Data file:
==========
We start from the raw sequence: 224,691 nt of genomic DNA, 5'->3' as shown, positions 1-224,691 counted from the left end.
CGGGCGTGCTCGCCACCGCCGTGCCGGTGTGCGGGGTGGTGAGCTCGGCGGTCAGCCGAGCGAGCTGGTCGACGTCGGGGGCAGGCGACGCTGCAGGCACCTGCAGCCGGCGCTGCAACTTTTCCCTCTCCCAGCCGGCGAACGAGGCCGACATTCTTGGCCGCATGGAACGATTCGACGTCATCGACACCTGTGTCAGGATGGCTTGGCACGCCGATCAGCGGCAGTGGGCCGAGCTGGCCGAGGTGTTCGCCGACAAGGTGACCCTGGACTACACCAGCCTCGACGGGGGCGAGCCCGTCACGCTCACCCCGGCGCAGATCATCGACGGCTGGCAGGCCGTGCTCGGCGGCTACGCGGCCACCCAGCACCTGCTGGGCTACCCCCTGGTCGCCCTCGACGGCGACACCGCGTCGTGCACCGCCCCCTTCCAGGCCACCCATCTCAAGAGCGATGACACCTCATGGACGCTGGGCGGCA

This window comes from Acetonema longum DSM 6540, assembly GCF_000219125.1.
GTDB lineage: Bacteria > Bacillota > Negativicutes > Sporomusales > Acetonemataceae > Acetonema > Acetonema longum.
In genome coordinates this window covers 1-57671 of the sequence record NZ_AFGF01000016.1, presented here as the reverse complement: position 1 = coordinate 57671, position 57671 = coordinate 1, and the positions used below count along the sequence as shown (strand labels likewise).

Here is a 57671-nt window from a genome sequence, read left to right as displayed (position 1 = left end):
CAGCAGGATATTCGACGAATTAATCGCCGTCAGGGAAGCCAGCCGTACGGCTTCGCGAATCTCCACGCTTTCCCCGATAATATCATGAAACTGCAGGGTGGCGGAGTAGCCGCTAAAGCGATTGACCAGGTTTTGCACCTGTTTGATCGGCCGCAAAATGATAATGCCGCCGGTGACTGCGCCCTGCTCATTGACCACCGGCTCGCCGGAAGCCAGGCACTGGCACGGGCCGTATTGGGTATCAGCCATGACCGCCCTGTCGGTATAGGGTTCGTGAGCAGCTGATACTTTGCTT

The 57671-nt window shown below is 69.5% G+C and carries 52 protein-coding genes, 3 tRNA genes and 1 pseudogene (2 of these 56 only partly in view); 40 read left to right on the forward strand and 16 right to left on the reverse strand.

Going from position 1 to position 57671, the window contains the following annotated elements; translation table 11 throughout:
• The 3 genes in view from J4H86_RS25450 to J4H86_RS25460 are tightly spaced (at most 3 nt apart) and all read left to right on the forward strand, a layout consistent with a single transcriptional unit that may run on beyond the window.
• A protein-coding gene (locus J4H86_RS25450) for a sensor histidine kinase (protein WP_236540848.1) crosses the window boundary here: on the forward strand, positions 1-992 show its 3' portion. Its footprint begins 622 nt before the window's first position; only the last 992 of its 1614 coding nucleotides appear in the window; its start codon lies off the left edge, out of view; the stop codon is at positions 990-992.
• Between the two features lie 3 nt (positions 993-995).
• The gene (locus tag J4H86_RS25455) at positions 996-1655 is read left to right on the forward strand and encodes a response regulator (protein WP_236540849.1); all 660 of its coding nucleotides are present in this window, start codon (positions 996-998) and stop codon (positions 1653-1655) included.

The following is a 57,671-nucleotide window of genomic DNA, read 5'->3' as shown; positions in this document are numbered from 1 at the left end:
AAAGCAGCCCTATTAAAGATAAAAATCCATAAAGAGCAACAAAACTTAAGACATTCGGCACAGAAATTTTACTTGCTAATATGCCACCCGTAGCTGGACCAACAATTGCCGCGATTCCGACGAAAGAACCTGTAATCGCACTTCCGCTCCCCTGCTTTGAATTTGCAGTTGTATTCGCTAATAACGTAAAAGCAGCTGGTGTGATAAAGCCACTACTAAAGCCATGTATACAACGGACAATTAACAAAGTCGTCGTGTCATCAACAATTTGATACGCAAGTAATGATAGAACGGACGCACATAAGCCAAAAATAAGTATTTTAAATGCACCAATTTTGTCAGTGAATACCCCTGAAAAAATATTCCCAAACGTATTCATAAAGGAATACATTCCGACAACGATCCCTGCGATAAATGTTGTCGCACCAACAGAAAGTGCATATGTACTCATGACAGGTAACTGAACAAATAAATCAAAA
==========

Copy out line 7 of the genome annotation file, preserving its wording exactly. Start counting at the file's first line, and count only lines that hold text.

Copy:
CAGCAGGATATTCGACGAATTAATCGCCGTCAGGGAAGCCAGCCGTACGGCTTCGCGAATCTCCACGCTTTCCCCGATAATATCATGAAACTGCAGGGTGGCGGAGTAGCCGCTAAAGCGATTGACCAGGTTTTGCACCTGTTTGATCGGCCGCAAAATGATAATGCCGCCGGTGACTGCGCCCTGCTCATTGACCACCGGCTCGCCGGAAGCCAGGCACTGGCACGGGCCGTATTGGGTATCAGCCATGACCGCCCTGTCGGTATAGGGTTCGTGAGCAGCTGATACTTTGCTT